Warnock, one of the football’s great pachyderms, but evidently despairing at the state of the playing squad, was quick to try and distance himself from many of the individuals that represented him today, quick to regale to the radio audience the tale of his conversation with Nigel Clough who was warned that he’d “never see another team of Neil Warnock’s like this”. Some may suggest that Warnock’s policy talking openly about the need to re-haul the squad is in some small way responsible for recent performances, if so, haven’t those same players implicated proved themselves to be of insufficient character to rise to the challenge of proving him wrong? With the season dead, I’d much rather hear straight talking rhetoric about team building and clear-outs, heaping pressure on Bates and Harvey, as opposed to sound bites about “pushing on” and “looking for a response”.
|Danny Pugh in default 'left for dead' pose...|
The only question I’d ask of Warnock is where he intends to start. In goal, Lonergan’s been far from our poorest player this season, but still a liability and not of the standard required for a promotion chasing team; Connolly, I could write a dissertation on… I think I’ll stick with the midfield on this occasion, or rather the lack of – could a midfield that has Brown and Pugh at its heart , not to mention Nunez even hope to cut it at League One level?
Brown is maybe good for another year, given a full pre-season and on the understanding that he’s not going to be an ever present, but somebody who’s utilised in certain games, particularly on the road. The other two mentioned though, forget it. Warnock commented on Friday that Pugh had shown him something new on Friday – I only assume it was his ability to foul. Buoyed by those words, Pugh spent the entire first half slide tackling; what, I’m not sure – there were never any players in his range, but he may have aggressively displaced some air. It’s a common theme for Danny, a man capable of losing his own shadow at a corner. It was no surprise to see Steve Davis drift past him as if he wasn’t there, en route to the second goal. As for Ramon…I found myself counting white shirts, just to make sure he was still there.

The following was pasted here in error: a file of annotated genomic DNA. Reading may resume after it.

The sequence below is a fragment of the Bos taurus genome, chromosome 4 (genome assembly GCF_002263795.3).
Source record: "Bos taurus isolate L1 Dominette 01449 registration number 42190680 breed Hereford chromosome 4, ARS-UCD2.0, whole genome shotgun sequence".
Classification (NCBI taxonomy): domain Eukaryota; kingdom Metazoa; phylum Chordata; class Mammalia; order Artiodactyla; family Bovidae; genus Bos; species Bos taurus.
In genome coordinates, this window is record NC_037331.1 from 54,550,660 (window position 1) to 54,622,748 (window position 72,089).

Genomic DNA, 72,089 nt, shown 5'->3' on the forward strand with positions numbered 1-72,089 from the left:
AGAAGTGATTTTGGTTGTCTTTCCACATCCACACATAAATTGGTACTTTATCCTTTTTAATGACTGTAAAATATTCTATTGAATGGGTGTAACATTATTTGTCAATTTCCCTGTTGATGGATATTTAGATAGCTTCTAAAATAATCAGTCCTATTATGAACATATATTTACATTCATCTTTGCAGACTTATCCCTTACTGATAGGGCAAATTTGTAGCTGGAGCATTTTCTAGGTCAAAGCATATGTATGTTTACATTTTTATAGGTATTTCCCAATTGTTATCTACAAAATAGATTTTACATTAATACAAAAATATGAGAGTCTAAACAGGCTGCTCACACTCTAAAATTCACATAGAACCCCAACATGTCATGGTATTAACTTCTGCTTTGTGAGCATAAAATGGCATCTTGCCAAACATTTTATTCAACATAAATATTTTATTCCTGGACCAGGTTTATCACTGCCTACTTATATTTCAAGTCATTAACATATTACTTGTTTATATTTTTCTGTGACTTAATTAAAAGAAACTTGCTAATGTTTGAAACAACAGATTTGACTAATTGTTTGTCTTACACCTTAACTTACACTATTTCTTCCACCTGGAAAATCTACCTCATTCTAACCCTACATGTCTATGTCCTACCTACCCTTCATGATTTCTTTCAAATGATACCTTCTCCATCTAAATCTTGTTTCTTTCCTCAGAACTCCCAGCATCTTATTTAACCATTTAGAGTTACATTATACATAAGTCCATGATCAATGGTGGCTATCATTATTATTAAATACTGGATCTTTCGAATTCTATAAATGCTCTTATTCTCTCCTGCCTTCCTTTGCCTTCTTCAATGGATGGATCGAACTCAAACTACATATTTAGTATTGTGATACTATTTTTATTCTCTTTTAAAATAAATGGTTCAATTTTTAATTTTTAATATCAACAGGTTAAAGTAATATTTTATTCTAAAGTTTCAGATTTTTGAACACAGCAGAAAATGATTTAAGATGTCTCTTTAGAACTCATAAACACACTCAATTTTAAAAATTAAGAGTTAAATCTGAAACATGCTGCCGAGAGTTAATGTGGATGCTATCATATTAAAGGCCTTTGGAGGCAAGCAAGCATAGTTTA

|That Danny Webber moment, for anyone who's missed it!|
It wasn’t all bad though; ‘The Robbie Rogers’ came on for a run-out and having already been knocked unconscious and captained the side in his previous appearances, today, 49 seconds in, he finally touched the ball – it was a good one too; a nice pass down the touchline, Ramon’s Opta Index rating eclipsed in one deft flick of the boot. There was also Danny Webber: thank you Danny, for that effort when clean through on goal, it brought back memories of Enoch and Ricketts in their pomp. I’m still smiling about it now.
|The Kop - no, the game hasn't finished|
Apparently Warnock can’t wait for next season to start and has promised that “The team I put out at the start of the season will absolutely love playing at Elland Road!” I hope so, as I’d quite like to love watching football at the ground.
For now, there’s just four more games left to go, so as Warnock also says, “Let’s just grin and bear it”.